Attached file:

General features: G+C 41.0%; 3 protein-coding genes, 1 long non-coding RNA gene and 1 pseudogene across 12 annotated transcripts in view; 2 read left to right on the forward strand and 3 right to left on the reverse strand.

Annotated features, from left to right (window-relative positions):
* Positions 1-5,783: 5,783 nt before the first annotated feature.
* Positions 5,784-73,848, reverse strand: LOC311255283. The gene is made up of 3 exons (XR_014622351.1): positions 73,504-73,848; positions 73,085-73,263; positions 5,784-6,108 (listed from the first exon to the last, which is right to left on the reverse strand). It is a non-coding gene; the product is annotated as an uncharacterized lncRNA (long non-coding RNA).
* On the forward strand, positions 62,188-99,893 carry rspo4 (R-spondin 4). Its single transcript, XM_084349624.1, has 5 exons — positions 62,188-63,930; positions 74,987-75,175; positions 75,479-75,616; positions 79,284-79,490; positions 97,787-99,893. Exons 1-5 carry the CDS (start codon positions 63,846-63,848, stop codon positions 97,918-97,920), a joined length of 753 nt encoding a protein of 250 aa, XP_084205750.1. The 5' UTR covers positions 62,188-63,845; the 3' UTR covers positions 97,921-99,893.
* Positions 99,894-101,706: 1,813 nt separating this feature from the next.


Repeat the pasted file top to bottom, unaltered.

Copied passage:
General features: G+C 41.0%; 3 protein-coding genes, 1 long non-coding RNA gene and 1 pseudogene across 12 annotated transcripts in view; 2 read left to right on the forward strand and 3 right to left on the reverse strand.

Annotated features, from left to right (window-relative positions):
* Positions 1-5,783: 5,783 nt before the first annotated feature.
* Positions 5,784-73,848, reverse strand: LOC311255283. The gene is made up of 3 exons (XR_014622351.1): positions 73,504-73,848; positions 73,085-73,263; positions 5,784-6,108 (listed from the first exon to the last, which is right to left on the reverse strand). It is a non-coding gene; the product is annotated as an uncharacterized lncRNA (long non-coding RNA).
* On the forward strand, positions 62,188-99,893 carry rspo4 (R-spondin 4). Its single transcript, XM_084349624.1, has 5 exons — positions 62,188-63,930; positions 74,987-75,175; positions 75,479-75,616; positions 79,284-79,490; positions 97,787-99,893. Exons 1-5 carry the CDS (start codon positions 63,846-63,848, stop codon positions 97,918-97,920), a joined length of 753 nt encoding a protein of 250 aa, XP_084205750.1. The 5' UTR covers positions 62,188-63,845; the 3' UTR covers positions 97,921-99,893.
* Positions 99,894-101,706: 1,813 nt separating this feature from the next.